Vientiane Days 2 & 3:

I love Vientiane. It’s very relaxed, sometimes too relaxed but I prefer it that way. The reason I’m putting my days 2 and 3 together is because honestly, it hasn’t been too eventful. Rather, it has been more about relaxing, enjoying the laid-back atmosphere and silently making comparisons between the culture I know better (Cambodian Culture) and the culture I am being exposed to now.

Although I am in Laos with my parents at the moment, they are completely focused on golfing that I am almost traveling alone. Actually, I am always alone. I’m not complaining though. I like having to be independent and exploring new things and places without having to worry about what others want.

Noodle Soup in Laos - It looks like pho but tastes kind of different. They sell it everywhere. I think it has more of a 'herbal' taste to it than pho.

It may be Communist propaganda but Laos is very environmentally conscious. You will never find something like this in Cambodia. This was painted on a wall.

My whole travel in Laos has been really different to how I usually travel – there has been NO planning whatsoever. I wake up, grab a couple of stuff, my camera, a book and just head out – anywhere. First morning, I decided to go to the market, having no idea where it is, I just walked to a direction we didn’t walk the night before, after 30 minutes, I found a market and went inside. The things they sell are very similar to what they sell back home so it didn’t really fascinate me. Sometimes I wish that it would be different so I know what it feels like to be a tourist in Southeast Asia – but all I could do while I was in the market was to say “oh, I can get this cheaper back home.” or “This is a little different, but it’s still the same.” Regardless, the market is pretty big and I encourage people to go!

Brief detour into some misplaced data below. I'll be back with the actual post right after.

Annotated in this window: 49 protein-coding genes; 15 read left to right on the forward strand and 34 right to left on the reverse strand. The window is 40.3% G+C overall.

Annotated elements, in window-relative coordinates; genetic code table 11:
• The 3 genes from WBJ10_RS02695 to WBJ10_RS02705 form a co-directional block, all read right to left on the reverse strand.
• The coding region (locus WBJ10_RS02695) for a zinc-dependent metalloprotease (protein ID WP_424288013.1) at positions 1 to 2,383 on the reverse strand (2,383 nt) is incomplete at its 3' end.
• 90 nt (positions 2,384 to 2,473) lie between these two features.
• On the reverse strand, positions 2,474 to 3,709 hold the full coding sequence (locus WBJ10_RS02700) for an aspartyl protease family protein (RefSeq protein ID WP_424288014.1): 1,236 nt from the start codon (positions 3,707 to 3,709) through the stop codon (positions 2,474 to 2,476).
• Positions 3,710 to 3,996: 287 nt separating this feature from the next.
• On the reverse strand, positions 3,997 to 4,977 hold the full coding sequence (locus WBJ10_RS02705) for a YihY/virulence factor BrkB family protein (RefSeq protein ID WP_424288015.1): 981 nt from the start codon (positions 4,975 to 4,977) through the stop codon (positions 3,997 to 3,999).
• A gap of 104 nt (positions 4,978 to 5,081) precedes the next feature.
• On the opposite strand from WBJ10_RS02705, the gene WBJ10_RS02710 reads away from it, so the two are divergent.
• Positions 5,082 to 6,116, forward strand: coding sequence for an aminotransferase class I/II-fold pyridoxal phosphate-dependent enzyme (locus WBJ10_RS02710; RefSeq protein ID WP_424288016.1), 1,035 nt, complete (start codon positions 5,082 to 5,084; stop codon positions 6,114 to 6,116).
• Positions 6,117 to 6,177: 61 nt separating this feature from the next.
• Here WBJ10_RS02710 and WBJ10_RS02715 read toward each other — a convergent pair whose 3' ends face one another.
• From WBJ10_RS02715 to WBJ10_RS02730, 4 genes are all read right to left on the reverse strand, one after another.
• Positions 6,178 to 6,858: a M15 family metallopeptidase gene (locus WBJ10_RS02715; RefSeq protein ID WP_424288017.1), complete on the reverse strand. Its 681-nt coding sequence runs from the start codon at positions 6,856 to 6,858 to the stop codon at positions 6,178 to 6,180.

The Morning Market Mall - There is an indoor one and an outdoor one. Personally, I prefer the outdoor market so I didn't even go into the mall.

The morning market.

I had to keep in contact with my friend here in Vientiane who I’ve known for about 9 years now (one of the main reasons why I wanted to come to Laos in the first place). So I bought a sim card. The thing about Southeast Asia I love is that you don’t need a phone plan or anything. You just buy a sim card (I bought the Tigo sim card for 10,000kip which is around $1.25), insert it into a cheap phone and recharge the account. I used the phone I’m using in Cambodia right now. Also, let me repeat. You can get a number for $1.25!!  You can buy a prepaid card anywhere for 10,000kip, 25,000 kip or 50,000kip.

I was so tempted to go swimming so I decided to put on my bikini, a top and a pair of shorts to go hunt down a swimming pool since the hotel I was staying at didn’t have any. Swimming pools are scarce here unlike Phnom Penh. I went into Lao Plaza hotel to swim and it cost 100,000 Kip. That’s over $12. I missed easy access to pools in Cambodia where all you have to do is order something and you can swim for free. I decided to just walk around the city instead. On the way, I found Monument Books, which is everywhere in Southeast Asia but the books were so expensive! I just walked out and found a “Book Cafe” where they were selling used books for really cheap. I picked up Paulo Coelho‘s “Veronika Decides to Die.” Good and very easy read. If you want to do your summer reading, go to one of these cheap bookstores. You can also trade your books for something else you haven’t read. My new mission is to read as many Coelho’s books as possible this summer!